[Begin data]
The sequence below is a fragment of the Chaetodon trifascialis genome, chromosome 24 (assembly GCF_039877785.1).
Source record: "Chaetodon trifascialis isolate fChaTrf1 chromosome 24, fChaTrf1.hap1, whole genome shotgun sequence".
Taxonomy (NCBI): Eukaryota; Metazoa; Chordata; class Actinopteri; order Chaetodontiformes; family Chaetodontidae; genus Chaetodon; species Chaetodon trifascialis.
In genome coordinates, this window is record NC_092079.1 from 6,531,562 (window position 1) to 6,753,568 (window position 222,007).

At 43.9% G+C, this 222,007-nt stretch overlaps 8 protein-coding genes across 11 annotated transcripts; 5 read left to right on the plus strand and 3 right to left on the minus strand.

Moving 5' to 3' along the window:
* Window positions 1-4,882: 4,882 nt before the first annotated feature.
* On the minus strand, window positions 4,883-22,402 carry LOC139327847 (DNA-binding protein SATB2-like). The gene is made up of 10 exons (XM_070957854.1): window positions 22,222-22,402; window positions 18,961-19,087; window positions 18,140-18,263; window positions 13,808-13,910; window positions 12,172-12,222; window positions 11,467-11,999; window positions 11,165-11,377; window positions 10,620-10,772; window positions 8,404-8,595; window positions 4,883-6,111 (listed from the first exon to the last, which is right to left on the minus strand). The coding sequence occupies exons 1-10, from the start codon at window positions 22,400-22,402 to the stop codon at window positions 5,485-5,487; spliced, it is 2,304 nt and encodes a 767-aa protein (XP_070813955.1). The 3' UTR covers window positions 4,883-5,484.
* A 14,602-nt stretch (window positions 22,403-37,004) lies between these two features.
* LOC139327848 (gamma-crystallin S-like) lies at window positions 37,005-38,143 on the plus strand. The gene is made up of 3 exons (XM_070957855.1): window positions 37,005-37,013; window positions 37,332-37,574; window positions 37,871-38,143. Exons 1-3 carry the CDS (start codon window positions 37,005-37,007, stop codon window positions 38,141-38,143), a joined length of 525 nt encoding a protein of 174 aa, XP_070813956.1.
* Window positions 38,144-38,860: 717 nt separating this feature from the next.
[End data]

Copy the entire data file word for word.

The sequence below is a fragment of the Chaetodon trifascialis genome, chromosome 24 (assembly GCF_039877785.1).
Source record: "Chaetodon trifascialis isolate fChaTrf1 chromosome 24, fChaTrf1.hap1, whole genome shotgun sequence".
Taxonomy (NCBI): Eukaryota; Metazoa; Chordata; class Actinopteri; order Chaetodontiformes; family Chaetodontidae; genus Chaetodon; species Chaetodon trifascialis.
In genome coordinates, this window is record NC_092079.1 from 6,531,562 (window position 1) to 6,753,568 (window position 222,007).

At 43.9% G+C, this 222,007-nt stretch overlaps 8 protein-coding genes across 11 annotated transcripts; 5 read left to right on the plus strand and 3 right to left on the minus strand.

Moving 5' to 3' along the window:
* Window positions 1-4,882: 4,882 nt before the first annotated feature.
* On the minus strand, window positions 4,883-22,402 carry LOC139327847 (DNA-binding protein SATB2-like). The gene is made up of 10 exons (XM_070957854.1): window positions 22,222-22,402; window positions 18,961-19,087; window positions 18,140-18,263; window positions 13,808-13,910; window positions 12,172-12,222; window positions 11,467-11,999; window positions 11,165-11,377; window positions 10,620-10,772; window positions 8,404-8,595; window positions 4,883-6,111 (listed from the first exon to the last, which is right to left on the minus strand). The coding sequence occupies exons 1-10, from the start codon at window positions 22,400-22,402 to the stop codon at window positions 5,485-5,487; spliced, it is 2,304 nt and encodes a 767-aa protein (XP_070813955.1). The 3' UTR covers window positions 4,883-5,484.
* A 14,602-nt stretch (window positions 22,403-37,004) lies between these two features.
* LOC139327848 (gamma-crystallin S-like) lies at window positions 37,005-38,143 on the plus strand. The gene is made up of 3 exons (XM_070957855.1): window positions 37,005-37,013; window positions 37,332-37,574; window positions 37,871-38,143. Exons 1-3 carry the CDS (start codon window positions 37,005-37,007, stop codon window positions 38,141-38,143), a joined length of 525 nt encoding a protein of 174 aa, XP_070813956.1.
* Window positions 38,144-38,860: 717 nt separating this feature from the next.